DES MOINES, Iowa — A former Iowa State University administrator is suing the school, saying it gives students accused of sexual assault more protection than victims.
The lawsuit filed by Robinette Kelley alleges the university blocked her attempts to properly investigate sexual assault complaints and stopped her from ensuring the university was Title IX compliant.
Kelley was hired as the university’s equal opportunity director and federal Title IX coordinator in 2013 and served in the position for more than two years, The Des Moines Register reported.
Kelley alleges the university tried to intimidate her and coerce her into ignoring her compliance concerns. The lawsuit alleges that the university stopped her from enforcing no-contact orders, removing alleged perpetrators from dorms near their accusers or providing academic accommodations for accusers.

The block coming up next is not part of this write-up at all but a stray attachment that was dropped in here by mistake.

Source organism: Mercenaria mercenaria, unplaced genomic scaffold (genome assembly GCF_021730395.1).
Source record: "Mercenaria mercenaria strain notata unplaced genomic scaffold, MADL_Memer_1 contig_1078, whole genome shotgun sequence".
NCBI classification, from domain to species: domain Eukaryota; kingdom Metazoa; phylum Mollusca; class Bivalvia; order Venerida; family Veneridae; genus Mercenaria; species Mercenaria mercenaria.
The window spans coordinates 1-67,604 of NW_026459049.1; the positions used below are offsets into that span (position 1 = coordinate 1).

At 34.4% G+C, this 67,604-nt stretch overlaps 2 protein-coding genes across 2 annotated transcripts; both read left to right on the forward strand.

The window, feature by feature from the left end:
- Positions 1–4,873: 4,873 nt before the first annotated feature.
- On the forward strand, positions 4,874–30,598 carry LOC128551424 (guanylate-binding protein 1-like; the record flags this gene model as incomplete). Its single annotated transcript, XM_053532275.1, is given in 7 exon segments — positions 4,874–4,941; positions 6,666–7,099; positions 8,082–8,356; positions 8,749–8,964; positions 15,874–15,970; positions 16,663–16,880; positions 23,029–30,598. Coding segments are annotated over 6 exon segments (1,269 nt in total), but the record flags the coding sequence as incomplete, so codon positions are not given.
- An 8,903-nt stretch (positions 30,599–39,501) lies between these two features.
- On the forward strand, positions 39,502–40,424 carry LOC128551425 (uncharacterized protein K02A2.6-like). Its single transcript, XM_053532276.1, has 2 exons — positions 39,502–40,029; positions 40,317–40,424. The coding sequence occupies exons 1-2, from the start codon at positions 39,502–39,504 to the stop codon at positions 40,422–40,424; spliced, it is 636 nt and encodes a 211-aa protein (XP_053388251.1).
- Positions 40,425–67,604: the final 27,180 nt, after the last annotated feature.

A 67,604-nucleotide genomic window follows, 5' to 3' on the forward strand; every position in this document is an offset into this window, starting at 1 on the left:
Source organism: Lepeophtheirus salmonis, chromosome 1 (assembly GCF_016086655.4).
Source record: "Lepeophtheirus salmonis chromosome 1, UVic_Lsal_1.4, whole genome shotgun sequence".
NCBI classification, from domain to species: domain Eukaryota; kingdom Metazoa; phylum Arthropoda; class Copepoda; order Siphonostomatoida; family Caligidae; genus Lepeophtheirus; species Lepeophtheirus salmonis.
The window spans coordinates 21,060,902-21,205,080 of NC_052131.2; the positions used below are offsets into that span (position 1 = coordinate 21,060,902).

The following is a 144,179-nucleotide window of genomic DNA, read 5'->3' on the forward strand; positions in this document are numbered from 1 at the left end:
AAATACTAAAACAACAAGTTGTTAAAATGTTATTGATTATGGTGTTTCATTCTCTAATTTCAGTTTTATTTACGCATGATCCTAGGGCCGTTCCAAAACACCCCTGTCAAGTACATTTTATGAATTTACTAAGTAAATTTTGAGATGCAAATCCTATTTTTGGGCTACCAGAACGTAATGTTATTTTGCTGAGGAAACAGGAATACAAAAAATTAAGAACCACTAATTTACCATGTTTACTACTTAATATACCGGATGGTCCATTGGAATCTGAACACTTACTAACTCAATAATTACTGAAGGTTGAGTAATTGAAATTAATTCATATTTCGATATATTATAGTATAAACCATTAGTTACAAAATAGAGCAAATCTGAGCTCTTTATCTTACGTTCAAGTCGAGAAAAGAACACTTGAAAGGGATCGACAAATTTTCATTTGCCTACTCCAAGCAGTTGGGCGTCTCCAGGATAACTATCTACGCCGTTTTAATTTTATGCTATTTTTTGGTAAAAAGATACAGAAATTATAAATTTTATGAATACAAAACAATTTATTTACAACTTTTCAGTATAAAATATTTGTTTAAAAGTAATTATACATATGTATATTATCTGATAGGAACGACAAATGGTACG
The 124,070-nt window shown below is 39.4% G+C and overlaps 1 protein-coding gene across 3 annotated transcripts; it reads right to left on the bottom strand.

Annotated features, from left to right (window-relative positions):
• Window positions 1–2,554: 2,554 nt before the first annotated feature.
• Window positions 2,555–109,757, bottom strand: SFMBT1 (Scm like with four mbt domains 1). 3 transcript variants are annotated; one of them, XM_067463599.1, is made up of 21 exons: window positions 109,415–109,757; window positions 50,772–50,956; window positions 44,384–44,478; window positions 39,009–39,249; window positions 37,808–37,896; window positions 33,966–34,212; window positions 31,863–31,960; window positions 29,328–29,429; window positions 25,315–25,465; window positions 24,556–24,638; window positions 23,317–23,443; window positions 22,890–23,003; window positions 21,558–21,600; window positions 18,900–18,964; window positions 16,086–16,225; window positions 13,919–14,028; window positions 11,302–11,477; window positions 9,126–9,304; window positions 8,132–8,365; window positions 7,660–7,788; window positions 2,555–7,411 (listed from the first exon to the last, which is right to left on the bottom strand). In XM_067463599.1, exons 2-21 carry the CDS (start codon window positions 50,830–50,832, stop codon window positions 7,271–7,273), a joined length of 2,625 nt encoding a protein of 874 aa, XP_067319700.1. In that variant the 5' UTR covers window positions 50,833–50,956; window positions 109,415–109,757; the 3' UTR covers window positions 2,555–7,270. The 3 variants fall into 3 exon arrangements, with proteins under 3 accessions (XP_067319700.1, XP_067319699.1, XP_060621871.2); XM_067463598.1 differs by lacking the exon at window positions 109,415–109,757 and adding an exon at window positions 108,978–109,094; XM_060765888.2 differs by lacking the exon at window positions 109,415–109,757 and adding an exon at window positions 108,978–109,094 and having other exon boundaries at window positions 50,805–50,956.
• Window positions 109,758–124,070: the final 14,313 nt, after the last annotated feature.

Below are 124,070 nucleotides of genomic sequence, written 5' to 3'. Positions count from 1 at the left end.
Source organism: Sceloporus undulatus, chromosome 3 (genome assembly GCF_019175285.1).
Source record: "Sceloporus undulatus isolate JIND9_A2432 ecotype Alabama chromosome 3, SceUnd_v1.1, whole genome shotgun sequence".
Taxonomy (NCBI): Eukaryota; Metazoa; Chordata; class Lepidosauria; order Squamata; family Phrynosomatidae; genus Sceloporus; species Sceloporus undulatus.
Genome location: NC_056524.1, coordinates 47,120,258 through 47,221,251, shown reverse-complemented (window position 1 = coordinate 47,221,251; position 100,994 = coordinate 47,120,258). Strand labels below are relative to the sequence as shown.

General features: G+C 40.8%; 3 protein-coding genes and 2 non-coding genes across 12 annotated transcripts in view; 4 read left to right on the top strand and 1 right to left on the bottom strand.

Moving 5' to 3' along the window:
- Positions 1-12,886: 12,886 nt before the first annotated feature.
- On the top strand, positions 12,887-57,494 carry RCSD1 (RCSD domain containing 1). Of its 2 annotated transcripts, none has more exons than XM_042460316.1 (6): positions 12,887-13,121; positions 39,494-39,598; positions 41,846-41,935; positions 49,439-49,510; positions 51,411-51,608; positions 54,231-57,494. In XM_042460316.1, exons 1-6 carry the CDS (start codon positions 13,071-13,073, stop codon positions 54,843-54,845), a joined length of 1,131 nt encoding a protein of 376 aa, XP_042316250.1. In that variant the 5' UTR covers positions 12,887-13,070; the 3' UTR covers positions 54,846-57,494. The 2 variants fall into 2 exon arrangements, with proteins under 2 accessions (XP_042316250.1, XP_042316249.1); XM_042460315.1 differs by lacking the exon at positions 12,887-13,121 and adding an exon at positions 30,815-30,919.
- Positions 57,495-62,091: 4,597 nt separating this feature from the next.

“Ms. Kelley is bringing this claim to help all universities understand the important role of the Title IX Coordinator in ensuring equality and responses to sexual assault,” Kelley’s attorney, Thomas Newkirk, wrote in an email.
Title IX allows universities to investigate sexual assault complaints as civil rights violations.
The lawsuit is requesting that the university be required to develop a strategic plan for sex discrimination-related cases and to allow the Title IX coordinator to act independently from other university officials, including in-house attorneys and administrators.
University spokesman John McCarroll denies that Kelley was treated “in any way that was retaliatory, discriminatory, or otherwise illegal.”
The university is constantly working to improve campus culture, eliminate sexual violence, encourage the reporting of sexual misconduct and support survivors, McCarroll said.
Kelley was fired in October 2015. She now works at North Carolina State University as the associate vice chancellor for equal opportunity and deputy Title IX coordinator.
Kelley’s lawsuit was filed on Oct. 12, nine hours after former Iowa State student Emily Black filed a lawsuit alleging Kelley and campus police failed to investigate her sexual assault complaint.